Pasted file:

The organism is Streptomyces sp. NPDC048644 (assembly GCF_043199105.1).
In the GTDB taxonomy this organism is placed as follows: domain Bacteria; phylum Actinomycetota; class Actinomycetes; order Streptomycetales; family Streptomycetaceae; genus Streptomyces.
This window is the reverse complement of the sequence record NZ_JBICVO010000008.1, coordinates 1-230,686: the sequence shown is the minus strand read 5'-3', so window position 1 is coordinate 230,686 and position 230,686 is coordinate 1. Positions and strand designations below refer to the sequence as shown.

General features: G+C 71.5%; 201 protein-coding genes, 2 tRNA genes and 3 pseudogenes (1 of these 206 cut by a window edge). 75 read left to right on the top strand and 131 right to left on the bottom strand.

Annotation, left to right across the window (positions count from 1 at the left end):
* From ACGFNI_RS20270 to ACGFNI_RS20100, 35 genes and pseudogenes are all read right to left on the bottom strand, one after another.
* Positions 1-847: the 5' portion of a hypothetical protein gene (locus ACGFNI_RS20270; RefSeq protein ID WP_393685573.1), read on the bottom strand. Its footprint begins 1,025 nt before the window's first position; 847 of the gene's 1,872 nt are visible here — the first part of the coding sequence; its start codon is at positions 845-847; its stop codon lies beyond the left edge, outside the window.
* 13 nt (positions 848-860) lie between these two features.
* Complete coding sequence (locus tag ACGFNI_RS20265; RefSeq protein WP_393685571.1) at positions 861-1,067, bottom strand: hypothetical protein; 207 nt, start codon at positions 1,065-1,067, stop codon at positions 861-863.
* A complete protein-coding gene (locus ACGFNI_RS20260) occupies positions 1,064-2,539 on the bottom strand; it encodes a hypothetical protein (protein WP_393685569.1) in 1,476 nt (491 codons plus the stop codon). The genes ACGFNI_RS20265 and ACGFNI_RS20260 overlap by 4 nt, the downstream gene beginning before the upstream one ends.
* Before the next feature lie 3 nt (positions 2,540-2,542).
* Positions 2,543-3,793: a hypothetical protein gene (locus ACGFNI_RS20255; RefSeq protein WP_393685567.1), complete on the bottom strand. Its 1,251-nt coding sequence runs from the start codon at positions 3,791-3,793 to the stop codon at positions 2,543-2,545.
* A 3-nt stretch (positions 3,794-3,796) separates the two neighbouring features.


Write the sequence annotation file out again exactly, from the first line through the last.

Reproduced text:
The organism is Streptomyces sp. NPDC048644 (assembly GCF_043199105.1).
In the GTDB taxonomy this organism is placed as follows: domain Bacteria; phylum Actinomycetota; class Actinomycetes; order Streptomycetales; family Streptomycetaceae; genus Streptomyces.
This window is the reverse complement of the sequence record NZ_JBICVO010000008.1, coordinates 1-230,686: the sequence shown is the minus strand read 5'-3', so window position 1 is coordinate 230,686 and position 230,686 is coordinate 1. Positions and strand designations below refer to the sequence as shown.

General features: G+C 71.5%; 201 protein-coding genes, 2 tRNA genes and 3 pseudogenes (1 of these 206 cut by a window edge). 75 read left to right on the top strand and 131 right to left on the bottom strand.

Annotation, left to right across the window (positions count from 1 at the left end):
* From ACGFNI_RS20270 to ACGFNI_RS20100, 35 genes and pseudogenes are all read right to left on the bottom strand, one after another.
* Positions 1-847: the 5' portion of a hypothetical protein gene (locus ACGFNI_RS20270; RefSeq protein ID WP_393685573.1), read on the bottom strand. Its footprint begins 1,025 nt before the window's first position; 847 of the gene's 1,872 nt are visible here — the first part of the coding sequence; its start codon is at positions 845-847; its stop codon lies beyond the left edge, outside the window.
* 13 nt (positions 848-860) lie between these two features.
* Complete coding sequence (locus tag ACGFNI_RS20265; RefSeq protein WP_393685571.1) at positions 861-1,067, bottom strand: hypothetical protein; 207 nt, start codon at positions 1,065-1,067, stop codon at positions 861-863.
* A complete protein-coding gene (locus ACGFNI_RS20260) occupies positions 1,064-2,539 on the bottom strand; it encodes a hypothetical protein (protein WP_393685569.1) in 1,476 nt (491 codons plus the stop codon). The genes ACGFNI_RS20265 and ACGFNI_RS20260 overlap by 4 nt, the downstream gene beginning before the upstream one ends.
* Before the next feature lie 3 nt (positions 2,540-2,542).
* Positions 2,543-3,793: a hypothetical protein gene (locus ACGFNI_RS20255; RefSeq protein WP_393685567.1), complete on the bottom strand. Its 1,251-nt coding sequence runs from the start codon at positions 3,791-3,793 to the stop codon at positions 2,543-2,545.
* A 3-nt stretch (positions 3,794-3,796) separates the two neighbouring features.